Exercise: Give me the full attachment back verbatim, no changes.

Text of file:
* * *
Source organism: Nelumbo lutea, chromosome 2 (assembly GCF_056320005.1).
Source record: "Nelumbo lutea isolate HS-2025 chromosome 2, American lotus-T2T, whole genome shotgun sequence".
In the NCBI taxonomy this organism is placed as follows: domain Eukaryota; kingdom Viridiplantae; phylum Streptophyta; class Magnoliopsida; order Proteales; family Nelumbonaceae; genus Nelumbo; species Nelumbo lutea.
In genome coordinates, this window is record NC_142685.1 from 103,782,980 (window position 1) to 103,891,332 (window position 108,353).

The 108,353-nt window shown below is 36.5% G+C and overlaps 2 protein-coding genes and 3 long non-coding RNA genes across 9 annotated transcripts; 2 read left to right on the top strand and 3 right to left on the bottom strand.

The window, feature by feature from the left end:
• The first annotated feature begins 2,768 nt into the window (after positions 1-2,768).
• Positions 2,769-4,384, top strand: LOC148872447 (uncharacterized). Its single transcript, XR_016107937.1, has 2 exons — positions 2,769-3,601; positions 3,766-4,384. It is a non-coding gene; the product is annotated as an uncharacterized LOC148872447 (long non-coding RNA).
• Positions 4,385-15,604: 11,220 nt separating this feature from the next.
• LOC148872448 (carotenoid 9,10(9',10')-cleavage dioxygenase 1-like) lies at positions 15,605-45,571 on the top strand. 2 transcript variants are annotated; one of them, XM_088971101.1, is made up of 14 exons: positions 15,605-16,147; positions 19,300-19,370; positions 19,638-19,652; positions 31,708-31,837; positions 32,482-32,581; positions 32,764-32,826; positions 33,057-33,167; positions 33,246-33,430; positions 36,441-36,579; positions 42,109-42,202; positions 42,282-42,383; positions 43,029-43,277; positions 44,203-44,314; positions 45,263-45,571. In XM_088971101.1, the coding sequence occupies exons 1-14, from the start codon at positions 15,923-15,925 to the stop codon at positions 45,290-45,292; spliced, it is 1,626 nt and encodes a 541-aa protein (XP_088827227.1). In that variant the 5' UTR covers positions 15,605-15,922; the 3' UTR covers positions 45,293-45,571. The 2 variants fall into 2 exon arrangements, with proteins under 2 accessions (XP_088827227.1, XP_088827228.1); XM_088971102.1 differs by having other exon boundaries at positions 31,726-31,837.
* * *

Source organism: Nelumbo lutea, chromosome 2 (assembly GCF_056320005.1).
Source record: "Nelumbo lutea isolate HS-2025 chromosome 2, American lotus-T2T, whole genome shotgun sequence".
In the NCBI taxonomy this organism is placed as follows: domain Eukaryota; kingdom Viridiplantae; phylum Streptophyta; class Magnoliopsida; order Proteales; family Nelumbonaceae; genus Nelumbo; species Nelumbo lutea.
In genome coordinates, this window is record NC_142685.1 from 103,782,980 (window position 1) to 103,891,332 (window position 108,353).

The 108,353-nt window shown below is 36.5% G+C and overlaps 2 protein-coding genes and 3 long non-coding RNA genes across 9 annotated transcripts; 2 read left to right on the top strand and 3 right to left on the bottom strand.

The window, feature by feature from the left end:
• The first annotated feature begins 2,768 nt into the window (after positions 1-2,768).
• Positions 2,769-4,384, top strand: LOC148872447 (uncharacterized). Its single transcript, XR_016107937.1, has 2 exons — positions 2,769-3,601; positions 3,766-4,384. It is a non-coding gene; the product is annotated as an uncharacterized LOC148872447 (long non-coding RNA).
• Positions 4,385-15,604: 11,220 nt separating this feature from the next.
• LOC148872448 (carotenoid 9,10(9',10')-cleavage dioxygenase 1-like) lies at positions 15,605-45,571 on the top strand. 2 transcript variants are annotated; one of them, XM_088971101.1, is made up of 14 exons: positions 15,605-16,147; positions 19,300-19,370; positions 19,638-19,652; positions 31,708-31,837; positions 32,482-32,581; positions 32,764-32,826; positions 33,057-33,167; positions 33,246-33,430; positions 36,441-36,579; positions 42,109-42,202; positions 42,282-42,383; positions 43,029-43,277; positions 44,203-44,314; positions 45,263-45,571. In XM_088971101.1, the coding sequence occupies exons 1-14, from the start codon at positions 15,923-15,925 to the stop codon at positions 45,290-45,292; spliced, it is 1,626 nt and encodes a 541-aa protein (XP_088827227.1). In that variant the 5' UTR covers positions 15,605-15,922; the 3' UTR covers positions 45,293-45,571. The 2 variants fall into 2 exon arrangements, with proteins under 2 accessions (XP_088827227.1, XP_088827228.1); XM_088971102.1 differs by having other exon boundaries at positions 31,726-31,837.